A comprehensive study of the pervasive role of immersion and immersive media in postmodern culture, from a humanities and social sciences perspective.
Virtual reality, augmented reality, mixed reality, and other modes of digitally induced immersion herald a major cultural and economic shift in society. Most academic discussions of immersion and immersive media have focused on the technological aspects. In The 360° Gaze, Christian Stiegler takes a humanities and social science approach, emphasizing the human implications of immersive media in postmodern culture. Examining characteristics common to all immersive experiences, he uncovers dominant metaphors, such as the rabbit hole, and prevailing ideologies. He raises fundamental questions about opportunities and risks associated with immersion, as well as the potential effects on individuals, communities, and societies.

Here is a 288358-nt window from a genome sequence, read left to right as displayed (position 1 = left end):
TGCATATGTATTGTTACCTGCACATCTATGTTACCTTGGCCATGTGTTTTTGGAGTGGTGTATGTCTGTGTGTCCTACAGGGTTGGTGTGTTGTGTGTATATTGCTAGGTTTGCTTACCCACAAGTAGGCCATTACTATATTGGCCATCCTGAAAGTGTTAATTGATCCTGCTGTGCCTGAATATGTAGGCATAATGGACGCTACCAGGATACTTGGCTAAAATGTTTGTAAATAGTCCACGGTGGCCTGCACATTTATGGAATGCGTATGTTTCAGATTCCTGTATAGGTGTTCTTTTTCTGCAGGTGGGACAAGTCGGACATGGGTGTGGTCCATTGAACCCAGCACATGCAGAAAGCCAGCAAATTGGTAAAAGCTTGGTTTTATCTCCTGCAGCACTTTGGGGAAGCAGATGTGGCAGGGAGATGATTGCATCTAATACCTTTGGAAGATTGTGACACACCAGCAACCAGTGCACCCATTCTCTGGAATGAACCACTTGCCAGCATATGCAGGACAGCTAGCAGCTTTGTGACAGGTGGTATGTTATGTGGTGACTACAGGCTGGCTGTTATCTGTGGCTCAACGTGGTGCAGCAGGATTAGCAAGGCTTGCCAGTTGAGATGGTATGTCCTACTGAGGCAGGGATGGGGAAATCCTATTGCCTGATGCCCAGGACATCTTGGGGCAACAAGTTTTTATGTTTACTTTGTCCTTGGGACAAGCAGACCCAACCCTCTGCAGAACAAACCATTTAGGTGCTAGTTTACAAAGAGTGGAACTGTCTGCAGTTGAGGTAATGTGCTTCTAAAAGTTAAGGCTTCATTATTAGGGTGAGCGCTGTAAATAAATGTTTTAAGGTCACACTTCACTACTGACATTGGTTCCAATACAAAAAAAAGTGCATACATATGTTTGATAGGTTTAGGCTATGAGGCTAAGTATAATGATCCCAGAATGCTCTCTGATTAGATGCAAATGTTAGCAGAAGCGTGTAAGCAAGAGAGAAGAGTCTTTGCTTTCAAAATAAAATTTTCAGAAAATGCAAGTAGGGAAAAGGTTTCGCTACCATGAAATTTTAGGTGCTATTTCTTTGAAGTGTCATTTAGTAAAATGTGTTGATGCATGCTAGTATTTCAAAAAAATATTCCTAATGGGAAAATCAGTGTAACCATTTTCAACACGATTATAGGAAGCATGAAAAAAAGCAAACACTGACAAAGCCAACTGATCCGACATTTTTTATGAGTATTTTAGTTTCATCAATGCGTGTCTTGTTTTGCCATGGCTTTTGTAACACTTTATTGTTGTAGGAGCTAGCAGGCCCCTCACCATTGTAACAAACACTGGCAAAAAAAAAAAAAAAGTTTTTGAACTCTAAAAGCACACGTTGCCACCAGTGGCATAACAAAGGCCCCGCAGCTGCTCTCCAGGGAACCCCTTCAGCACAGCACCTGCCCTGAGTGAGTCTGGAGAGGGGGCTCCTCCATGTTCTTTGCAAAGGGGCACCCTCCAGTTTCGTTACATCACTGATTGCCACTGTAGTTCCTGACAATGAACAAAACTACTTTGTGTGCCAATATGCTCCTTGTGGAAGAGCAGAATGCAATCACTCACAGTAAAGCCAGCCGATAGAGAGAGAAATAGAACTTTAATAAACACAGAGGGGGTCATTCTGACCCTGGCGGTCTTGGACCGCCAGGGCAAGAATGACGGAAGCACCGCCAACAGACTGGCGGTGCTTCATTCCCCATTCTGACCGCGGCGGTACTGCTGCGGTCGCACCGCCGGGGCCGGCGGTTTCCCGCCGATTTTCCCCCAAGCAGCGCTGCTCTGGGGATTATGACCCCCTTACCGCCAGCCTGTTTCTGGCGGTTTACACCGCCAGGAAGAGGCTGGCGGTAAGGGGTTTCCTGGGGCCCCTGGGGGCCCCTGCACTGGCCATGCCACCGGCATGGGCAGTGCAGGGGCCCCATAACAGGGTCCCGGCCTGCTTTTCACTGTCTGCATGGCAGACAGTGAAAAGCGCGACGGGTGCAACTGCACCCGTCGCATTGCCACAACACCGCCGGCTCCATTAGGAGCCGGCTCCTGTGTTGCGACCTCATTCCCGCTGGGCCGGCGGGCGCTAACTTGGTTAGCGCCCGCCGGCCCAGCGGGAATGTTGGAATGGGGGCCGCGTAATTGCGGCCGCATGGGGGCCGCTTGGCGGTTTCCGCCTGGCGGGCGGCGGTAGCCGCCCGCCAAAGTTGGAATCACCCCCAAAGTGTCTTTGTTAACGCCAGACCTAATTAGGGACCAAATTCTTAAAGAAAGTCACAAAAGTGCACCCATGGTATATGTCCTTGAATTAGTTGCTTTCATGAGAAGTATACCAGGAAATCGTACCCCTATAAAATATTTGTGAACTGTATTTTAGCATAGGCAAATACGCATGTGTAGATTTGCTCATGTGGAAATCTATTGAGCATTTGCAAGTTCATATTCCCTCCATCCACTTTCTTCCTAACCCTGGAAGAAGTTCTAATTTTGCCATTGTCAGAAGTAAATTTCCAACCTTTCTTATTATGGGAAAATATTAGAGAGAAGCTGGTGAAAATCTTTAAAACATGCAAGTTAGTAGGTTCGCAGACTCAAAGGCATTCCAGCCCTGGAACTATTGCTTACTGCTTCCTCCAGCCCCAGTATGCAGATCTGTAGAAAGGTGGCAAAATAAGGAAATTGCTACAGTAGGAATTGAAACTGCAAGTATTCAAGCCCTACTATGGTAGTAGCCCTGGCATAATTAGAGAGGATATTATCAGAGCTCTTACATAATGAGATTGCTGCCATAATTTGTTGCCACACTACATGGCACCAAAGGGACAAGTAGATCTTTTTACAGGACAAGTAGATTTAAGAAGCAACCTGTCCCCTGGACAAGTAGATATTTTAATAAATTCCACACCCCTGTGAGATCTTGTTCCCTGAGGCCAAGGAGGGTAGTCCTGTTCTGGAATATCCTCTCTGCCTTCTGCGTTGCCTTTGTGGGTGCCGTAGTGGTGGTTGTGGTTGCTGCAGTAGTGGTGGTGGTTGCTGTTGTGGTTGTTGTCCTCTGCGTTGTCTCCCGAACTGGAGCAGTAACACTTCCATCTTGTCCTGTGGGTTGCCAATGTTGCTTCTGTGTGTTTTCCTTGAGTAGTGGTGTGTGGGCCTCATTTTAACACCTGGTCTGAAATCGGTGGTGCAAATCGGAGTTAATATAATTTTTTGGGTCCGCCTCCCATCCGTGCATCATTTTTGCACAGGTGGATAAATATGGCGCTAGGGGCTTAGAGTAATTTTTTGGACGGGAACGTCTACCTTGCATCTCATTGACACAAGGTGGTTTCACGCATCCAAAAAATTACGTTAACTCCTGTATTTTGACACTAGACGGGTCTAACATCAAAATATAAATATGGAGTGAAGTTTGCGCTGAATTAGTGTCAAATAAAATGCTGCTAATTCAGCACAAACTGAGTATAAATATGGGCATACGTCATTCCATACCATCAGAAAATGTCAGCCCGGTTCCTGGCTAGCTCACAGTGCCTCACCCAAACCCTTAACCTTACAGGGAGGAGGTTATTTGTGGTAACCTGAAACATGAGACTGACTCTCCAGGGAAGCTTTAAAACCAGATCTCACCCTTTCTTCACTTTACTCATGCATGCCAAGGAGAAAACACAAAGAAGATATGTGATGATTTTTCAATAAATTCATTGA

Stiegler expands the range of media practices we should consider immersive. Introducing his theoretical framework of “the 360° gaze,” he navigates immersive experiences in literature, film, television, the performing arts, digital games, and immersive technologies. He considers their implications for psychology and reception, as well as their role in cultural industries and digital ecosystems. As he examines the intersections among immersive settings in media and in everyday immersive acts, he reframes such topics as mediation of the self, binge-watching, fandom, extended reality, and artificial intelligence. Immersion, he argues, is key to understanding the role of mass media in postmodern society. Stiegler perceives immersion to be an even more powerful and enduring form of engagement than mediation. Writing as a researcher and storyteller, he provides a guide to rethinking immersion in mediated experiences from the past, to enable us to prepare ourselves for the future.